Global Food Crisis – Fact Sheet (Updated 10 August 2022)

by UKCHP_Admin


This document contains key facts concerning the global food crisis caused by Russia’s invasion of Ukraine and naval blockade of the Black Sea.

It includes the following sections:

  • A summary of the current situation
  • Ukraine’s food export statistics
  • The effects of the war on Ukraine’s grain exports
  • The impact of Russia’s Black Sea blockade and the alternative transport routes Ukraine is using to sell its grain
  • The economic consequences of the war on Ukraine’s food sector
  • The international consequences, including the challenges facing some of Ukraine’s main export markets

This document will be updated regularly, to ensure the main facts and figures are accurate, in addition to adding important new information.

Links are provided throughout, so readers can verify the information contained within this document.

Overview of the current situation

  • Following the United Nations agreement on 22 July, 12 grain-carrying ships have left Ukrainian Black Sea ports (as of 9 August). [Link]
  • The vessels carried more than 370,000 tonnes of food commodities, including corn, sunflower meal and oil. [Link]
  • Under the terms of the agreement:
    • Turkish, Ukrainian and UN staff monitor the loading of grain onto vessels in three Ukrainian ports – Odessa, Chernomorsk and Yuzhny – before navigating pre-planned routes through the Black Sea
    • The vessels cross the Black Sea while being monitored by a Joint Co-ordination Centre in Istanbul
    • Ships entering Ukraine are inspected under the supervision of the same joint coordination centre to ensure they are not carrying weapons
    • Russia and Ukraine agreed to withhold attacks on any of the commercial vessels or ports engaged in transporting grain, while UN and Turkish monitors are present in Ukrainian ports in order to demarcate areas [Link]

Ukraine’s food facts

  • Grain is one of Ukraine’s main industries, with exports totalling $12.2bn in 2021 and accounting for nearly a fifth of the country’s exports. [Link]
  • According to the United Nations, Ukraine was the sixth-largest wheat exporter in 2021, exporting 20 million tonnes of wheat, with a 10% global market share. [Link]
  • In 2021, Ukraine also exported 24.7 million tonnes of corn, 5.6 million tonnes of barley, 5.1 million tonnes of sunflower oil and 2.6 million tonnes of rapeseed. [Link]

Ukraine is a major global exporter of the following commodities:

Source: Information Note, Food and Agriculture Organization of the United Nations, 25 March 2022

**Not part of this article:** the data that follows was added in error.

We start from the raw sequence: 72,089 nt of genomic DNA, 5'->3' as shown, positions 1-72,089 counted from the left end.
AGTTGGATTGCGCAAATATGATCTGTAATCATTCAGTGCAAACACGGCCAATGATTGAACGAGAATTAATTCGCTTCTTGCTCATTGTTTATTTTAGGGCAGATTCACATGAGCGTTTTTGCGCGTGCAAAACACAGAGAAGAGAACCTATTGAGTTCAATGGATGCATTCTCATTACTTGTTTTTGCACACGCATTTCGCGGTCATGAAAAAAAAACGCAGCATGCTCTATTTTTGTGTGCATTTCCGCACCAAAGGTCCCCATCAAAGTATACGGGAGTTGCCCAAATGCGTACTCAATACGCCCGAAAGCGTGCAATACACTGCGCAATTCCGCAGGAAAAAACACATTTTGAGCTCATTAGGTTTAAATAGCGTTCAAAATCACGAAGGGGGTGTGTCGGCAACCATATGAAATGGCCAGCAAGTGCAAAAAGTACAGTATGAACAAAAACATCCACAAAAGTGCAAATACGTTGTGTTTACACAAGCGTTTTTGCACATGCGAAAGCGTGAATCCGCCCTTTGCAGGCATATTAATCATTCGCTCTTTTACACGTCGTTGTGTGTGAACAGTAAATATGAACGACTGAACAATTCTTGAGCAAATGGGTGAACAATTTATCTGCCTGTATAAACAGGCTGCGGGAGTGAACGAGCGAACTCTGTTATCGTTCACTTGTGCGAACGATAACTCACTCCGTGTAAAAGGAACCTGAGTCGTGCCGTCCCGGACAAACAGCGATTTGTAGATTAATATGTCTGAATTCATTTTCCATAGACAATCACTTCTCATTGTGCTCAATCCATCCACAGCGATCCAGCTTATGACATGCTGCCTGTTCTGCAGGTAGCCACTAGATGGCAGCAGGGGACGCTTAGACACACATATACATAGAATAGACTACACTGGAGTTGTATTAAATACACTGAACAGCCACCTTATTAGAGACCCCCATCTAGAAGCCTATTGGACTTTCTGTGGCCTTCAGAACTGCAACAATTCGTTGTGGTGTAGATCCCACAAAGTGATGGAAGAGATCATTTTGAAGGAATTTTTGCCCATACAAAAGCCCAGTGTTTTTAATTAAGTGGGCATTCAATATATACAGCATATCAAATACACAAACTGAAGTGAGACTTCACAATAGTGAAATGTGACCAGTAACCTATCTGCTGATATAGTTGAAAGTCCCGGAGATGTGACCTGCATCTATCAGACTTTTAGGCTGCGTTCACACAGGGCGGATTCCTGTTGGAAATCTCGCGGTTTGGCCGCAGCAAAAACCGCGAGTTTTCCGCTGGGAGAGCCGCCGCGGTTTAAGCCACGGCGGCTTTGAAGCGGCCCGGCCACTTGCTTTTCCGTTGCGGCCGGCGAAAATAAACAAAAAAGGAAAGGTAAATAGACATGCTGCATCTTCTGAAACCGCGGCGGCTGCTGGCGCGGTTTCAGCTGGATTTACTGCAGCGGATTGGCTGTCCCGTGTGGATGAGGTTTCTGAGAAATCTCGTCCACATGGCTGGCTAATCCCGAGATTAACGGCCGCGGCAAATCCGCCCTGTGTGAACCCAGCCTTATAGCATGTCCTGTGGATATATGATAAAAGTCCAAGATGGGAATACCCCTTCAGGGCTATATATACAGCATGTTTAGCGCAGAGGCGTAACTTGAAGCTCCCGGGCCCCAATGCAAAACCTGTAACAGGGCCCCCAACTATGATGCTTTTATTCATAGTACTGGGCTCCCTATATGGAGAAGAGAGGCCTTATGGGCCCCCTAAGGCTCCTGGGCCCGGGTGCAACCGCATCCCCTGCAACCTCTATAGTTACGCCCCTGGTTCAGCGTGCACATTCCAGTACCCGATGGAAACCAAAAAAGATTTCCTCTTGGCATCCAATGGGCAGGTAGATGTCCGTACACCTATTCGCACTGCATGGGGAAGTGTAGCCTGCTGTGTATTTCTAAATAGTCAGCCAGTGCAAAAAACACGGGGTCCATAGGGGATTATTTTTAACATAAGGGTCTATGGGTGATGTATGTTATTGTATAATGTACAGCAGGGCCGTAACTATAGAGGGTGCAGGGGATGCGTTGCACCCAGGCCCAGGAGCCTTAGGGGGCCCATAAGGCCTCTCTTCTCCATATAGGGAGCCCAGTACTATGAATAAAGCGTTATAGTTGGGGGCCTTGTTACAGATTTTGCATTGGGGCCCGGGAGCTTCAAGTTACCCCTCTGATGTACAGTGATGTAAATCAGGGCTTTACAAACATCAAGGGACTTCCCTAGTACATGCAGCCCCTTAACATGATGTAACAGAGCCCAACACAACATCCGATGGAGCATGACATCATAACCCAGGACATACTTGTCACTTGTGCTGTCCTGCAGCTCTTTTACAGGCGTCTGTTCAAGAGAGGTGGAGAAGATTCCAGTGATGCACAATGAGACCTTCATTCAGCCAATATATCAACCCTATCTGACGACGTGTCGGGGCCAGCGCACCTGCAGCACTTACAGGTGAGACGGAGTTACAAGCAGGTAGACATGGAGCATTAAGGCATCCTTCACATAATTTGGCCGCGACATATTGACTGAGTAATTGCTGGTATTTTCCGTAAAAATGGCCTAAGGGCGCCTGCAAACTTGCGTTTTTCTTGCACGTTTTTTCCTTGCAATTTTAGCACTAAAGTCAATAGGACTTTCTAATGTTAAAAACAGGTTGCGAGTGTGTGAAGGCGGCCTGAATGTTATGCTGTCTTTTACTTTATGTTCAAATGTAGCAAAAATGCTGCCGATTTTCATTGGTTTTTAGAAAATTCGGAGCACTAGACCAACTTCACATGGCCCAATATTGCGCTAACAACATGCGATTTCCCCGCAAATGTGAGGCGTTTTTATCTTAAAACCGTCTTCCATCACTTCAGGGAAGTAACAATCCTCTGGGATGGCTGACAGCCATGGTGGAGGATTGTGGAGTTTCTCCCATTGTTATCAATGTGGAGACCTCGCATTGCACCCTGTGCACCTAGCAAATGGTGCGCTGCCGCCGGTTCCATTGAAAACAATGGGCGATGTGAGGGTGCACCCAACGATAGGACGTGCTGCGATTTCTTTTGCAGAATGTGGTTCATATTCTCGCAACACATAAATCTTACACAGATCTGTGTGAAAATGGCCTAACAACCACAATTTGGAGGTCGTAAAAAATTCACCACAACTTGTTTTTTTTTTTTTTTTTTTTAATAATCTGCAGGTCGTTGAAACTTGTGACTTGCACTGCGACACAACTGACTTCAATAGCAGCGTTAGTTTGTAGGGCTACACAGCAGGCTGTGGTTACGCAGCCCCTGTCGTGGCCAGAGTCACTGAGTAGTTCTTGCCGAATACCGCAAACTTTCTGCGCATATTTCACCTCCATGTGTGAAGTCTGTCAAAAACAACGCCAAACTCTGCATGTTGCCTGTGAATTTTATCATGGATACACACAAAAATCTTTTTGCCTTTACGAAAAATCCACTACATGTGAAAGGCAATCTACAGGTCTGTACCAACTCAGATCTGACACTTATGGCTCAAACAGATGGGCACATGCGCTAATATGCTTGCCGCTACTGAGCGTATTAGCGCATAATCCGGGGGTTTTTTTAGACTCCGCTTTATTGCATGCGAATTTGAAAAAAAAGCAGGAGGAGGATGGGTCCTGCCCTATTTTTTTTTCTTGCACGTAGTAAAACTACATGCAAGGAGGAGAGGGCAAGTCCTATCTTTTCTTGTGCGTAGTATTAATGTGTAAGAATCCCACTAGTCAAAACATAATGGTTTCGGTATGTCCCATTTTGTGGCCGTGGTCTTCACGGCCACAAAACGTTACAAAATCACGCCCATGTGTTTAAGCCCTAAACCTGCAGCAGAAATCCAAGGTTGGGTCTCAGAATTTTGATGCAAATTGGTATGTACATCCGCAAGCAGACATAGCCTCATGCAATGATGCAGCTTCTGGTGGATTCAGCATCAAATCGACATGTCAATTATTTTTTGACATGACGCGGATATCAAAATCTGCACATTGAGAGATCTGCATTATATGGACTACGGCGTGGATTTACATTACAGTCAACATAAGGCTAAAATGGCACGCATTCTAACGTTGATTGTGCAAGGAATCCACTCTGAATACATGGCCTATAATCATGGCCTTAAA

• Before Russia’s invasion, Ukraine’s food exports were enough to feed 400 million people around the world [Link], with more than 95% of Ukraine’s food exports shipped via the Black Sea. [Link]
  • In 2022, Ukraine was predicted to account for 12% of global wheat exports, 16% for corn, 18% for barley and 19% for rapeseed [Link].

Effects of the Russian war

  • Due to the Russian invasion and naval blockade, almost 25 million tonnes of grain are currently stuck in Ukraine. [Link]
  • According to satellite data from NASA released in July, Russian forces now occupy about 22% of Ukraine’s farmland. [Link]
  • Ukraine’s agriculture minister Mykola Solskyi has accused Russia of stealing 500,000 to 600,000 tonnes of wheat and exporting it secretly via the Crimean port of Sevastopol. [Link]
  • US Secretary of State Antony Blinken has said: “There are credible reports… that Russia is pilfering Ukraine’s grain exports to sell for its own profit.” [Link]
  • On 31 July, a Russian missile attack on Mykolaiv killed Oleksiy Vadatursky, founder and owner of Nibulon, a major agriculture company. Nibulon specialises in the production and export of wheat, barley and corn and has its own fleet and shipyard. Ukrainian President Volodymyr Zelenskiy said that Mr Vadatursky had been building a modern grain network of terminals and elevators. [Link]
  • In July, Ukraine’s monthly grain, oilseed and oil exports rose 22.7% to 2.66 million tonnes thanks to higher wheat and barley shipments, according to the agriculture ministry. However, grain exports were down almost 52% year-on-year at 2.2 million tonnes so far in the 2022/23 season. [Link]